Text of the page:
Report Recommends Snowmobiling Ban Inside Winnipeg

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By Jen Skerritt

Winnipeg (Manitoba) Free Press


Snowmobiles could soon be outlawed everywhere in Winnipeg after a new report recommended police be given the power to seize off-road vehicles and dole out hefty fines.


The proposed ban after a snowmobile accident last winter killed 51-year-old Ken Stammers. Stammers was struck by a snowmobile in January while he was walking in a field east of Redonda Street in Transcona. The field is west of a narrow strip of land where snowmobiles may operate legally in Winnipeg. Currently, Winnipeggers can only legally drive snowmobiles and other off-road vehicles in designated spots on the city's periphery, including part of Charleswood that borders the Harte Trail.


Stammers' death prompted Transcona Coun. Russ Wyatt and St. Boniface Coun. Dan Vandal to call for a comprehensive review of city bylaws governing off-road vehicles. The report, made public last week, recommends Winnipeg eliminate the use of off-road vehicles everywhere within the city limits, except in unusual circumstances, such as severe blizzards.


The report also calls for police to be given the power to hand out "substantial fines" and seize off-road vehicles. The vehicles could be auctioned off and the money would be put toward public education campaigns on the issue. The report says police will need an additional $89,482 to step up enforcement.


Council's protection and community services committee will consider the proposal at a meeting on this week. Wyatt said the recommendations are good news and snowmobiles are too dangerous to be driven in a major city. Police need the resources to properly enforce current bylaws on off-road vehicle use, and the city should also consider posting signs to warn residents the practice is illegal, he said.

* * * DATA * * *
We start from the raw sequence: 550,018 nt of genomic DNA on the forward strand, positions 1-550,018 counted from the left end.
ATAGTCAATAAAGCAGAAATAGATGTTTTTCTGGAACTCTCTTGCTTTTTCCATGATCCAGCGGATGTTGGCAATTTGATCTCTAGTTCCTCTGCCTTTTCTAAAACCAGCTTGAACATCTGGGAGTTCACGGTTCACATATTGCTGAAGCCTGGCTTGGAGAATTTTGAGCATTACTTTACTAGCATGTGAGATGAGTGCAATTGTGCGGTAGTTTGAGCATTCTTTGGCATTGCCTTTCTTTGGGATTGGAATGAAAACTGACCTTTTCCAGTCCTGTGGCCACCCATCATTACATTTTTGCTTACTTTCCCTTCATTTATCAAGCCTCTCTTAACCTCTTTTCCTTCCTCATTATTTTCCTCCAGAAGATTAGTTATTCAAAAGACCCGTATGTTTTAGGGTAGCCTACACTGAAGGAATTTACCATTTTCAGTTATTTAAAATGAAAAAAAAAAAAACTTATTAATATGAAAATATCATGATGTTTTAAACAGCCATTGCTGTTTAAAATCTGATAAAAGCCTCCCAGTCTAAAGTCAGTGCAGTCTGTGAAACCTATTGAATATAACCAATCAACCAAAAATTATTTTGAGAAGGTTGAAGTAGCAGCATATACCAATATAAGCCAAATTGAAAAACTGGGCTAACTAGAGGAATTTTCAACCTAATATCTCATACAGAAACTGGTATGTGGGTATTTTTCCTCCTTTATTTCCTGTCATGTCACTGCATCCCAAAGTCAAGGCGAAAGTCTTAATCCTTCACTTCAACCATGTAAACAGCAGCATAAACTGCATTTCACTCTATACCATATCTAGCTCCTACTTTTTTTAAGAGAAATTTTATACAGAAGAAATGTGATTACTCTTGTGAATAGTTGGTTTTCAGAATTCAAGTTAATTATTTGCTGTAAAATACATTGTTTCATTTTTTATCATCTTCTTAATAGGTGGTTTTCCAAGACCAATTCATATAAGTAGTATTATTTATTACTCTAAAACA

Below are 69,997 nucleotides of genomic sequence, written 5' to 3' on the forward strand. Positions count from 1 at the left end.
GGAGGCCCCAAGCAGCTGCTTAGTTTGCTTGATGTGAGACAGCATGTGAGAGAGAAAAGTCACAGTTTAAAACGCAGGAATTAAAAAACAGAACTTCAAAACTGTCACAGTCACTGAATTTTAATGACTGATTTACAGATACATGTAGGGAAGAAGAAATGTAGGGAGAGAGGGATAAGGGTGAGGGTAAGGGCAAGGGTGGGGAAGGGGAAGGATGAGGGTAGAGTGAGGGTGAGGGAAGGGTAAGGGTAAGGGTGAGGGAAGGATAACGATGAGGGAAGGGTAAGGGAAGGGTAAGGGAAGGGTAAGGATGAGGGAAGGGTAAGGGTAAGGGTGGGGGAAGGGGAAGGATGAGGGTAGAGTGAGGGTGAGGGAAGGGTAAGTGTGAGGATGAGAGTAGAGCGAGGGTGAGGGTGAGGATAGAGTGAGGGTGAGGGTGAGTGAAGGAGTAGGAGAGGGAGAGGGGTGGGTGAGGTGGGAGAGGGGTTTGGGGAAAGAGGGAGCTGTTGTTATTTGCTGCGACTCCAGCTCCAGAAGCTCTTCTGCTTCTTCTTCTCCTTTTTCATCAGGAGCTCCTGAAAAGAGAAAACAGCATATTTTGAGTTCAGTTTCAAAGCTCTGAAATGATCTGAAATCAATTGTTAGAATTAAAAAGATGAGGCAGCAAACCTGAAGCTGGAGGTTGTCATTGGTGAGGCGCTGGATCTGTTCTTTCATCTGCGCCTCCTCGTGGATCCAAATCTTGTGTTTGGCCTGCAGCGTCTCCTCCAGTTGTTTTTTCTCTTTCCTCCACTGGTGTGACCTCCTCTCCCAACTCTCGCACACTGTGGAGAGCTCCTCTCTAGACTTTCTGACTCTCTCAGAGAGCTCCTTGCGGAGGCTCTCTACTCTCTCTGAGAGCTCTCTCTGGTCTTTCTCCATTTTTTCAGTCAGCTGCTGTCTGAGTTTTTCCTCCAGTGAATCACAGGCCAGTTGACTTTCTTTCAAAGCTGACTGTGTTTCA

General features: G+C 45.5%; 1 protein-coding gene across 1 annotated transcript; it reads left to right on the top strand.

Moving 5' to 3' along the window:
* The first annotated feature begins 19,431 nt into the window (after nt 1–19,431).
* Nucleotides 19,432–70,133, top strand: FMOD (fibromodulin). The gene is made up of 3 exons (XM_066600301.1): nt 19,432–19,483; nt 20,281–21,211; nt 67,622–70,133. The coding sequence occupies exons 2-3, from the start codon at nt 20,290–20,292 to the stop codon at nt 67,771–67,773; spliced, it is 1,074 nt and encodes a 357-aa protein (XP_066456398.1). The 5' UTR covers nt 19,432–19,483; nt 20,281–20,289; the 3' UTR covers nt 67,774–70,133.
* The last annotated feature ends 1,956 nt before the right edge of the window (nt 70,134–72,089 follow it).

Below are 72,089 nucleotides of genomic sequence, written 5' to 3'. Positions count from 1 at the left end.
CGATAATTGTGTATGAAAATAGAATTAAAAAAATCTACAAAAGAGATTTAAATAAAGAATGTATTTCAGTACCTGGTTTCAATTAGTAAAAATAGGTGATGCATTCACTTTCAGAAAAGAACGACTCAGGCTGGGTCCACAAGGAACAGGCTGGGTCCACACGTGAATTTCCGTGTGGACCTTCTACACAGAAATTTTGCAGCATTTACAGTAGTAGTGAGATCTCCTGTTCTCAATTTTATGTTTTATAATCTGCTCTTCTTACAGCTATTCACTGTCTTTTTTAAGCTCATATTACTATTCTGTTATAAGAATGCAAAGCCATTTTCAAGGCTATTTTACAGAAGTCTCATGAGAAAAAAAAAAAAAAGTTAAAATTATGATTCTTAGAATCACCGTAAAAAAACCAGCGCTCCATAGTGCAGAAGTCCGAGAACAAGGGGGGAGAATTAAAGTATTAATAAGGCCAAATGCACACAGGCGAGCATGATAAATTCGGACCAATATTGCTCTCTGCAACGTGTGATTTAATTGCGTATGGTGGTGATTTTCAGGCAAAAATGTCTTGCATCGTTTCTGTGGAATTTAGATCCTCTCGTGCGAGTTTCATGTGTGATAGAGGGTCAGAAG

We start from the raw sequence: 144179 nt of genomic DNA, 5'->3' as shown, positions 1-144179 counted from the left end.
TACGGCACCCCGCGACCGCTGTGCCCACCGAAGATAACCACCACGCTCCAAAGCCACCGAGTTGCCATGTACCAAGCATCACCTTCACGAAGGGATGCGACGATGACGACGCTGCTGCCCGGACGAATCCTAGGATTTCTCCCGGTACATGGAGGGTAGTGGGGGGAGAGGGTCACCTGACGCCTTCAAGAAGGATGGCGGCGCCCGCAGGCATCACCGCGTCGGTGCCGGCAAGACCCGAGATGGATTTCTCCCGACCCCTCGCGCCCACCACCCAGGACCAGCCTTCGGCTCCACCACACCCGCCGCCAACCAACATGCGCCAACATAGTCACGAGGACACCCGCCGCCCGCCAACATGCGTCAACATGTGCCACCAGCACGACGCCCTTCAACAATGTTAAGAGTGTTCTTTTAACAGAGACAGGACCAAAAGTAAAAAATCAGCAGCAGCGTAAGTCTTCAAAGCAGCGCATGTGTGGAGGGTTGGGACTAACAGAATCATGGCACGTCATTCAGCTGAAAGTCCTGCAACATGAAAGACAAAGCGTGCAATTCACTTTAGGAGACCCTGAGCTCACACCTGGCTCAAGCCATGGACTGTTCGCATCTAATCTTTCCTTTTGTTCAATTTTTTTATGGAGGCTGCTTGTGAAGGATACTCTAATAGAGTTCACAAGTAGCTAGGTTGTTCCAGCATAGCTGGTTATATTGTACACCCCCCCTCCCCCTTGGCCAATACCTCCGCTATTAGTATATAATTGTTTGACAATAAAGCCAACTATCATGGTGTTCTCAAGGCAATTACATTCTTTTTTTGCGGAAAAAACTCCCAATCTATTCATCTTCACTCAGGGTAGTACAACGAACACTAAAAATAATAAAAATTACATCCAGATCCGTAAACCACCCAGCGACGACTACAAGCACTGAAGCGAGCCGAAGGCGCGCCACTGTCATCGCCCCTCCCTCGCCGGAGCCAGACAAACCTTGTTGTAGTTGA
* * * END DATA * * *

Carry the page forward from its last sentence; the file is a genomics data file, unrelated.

"Inside the city limits, it's very unsafe and dangerous and it's not acceptable anymore," he said. "It should be an unacceptable norm, no different than smoking indoors."


Last year, police handed out 50 provincial offence notices under the Off-Road Vehicles Act.


To date, police enforcement has been difficult because the two-person river patrol unit focuses on frozen waterways, and the central traffic unit has no off-road vehicles.


A city administrative report said police will need one utility task vehicle and two snowmobiles to properly enforce the law and will have to train eight officers to operate the vehicles.


Protection and community services chairman Coun. Gord Steeves (St. Vital) said errant snowmobilers are obviously a concern if they're operating their vehicles illegally, but they're not priority one for Winnipeg police. Steeves said he's unsure whether he will vote in favour of the recommendations; he has questions and concerns about how such a law will affect responsible off-road vehicle users.


"I'm a little worried about showing up and suddenly taking away the right to snowmobile for people who have done it for years and never had a problem with it," Steeves said. "This one might not be quite as simple as outlawing the practice in the city of Winnipeg."

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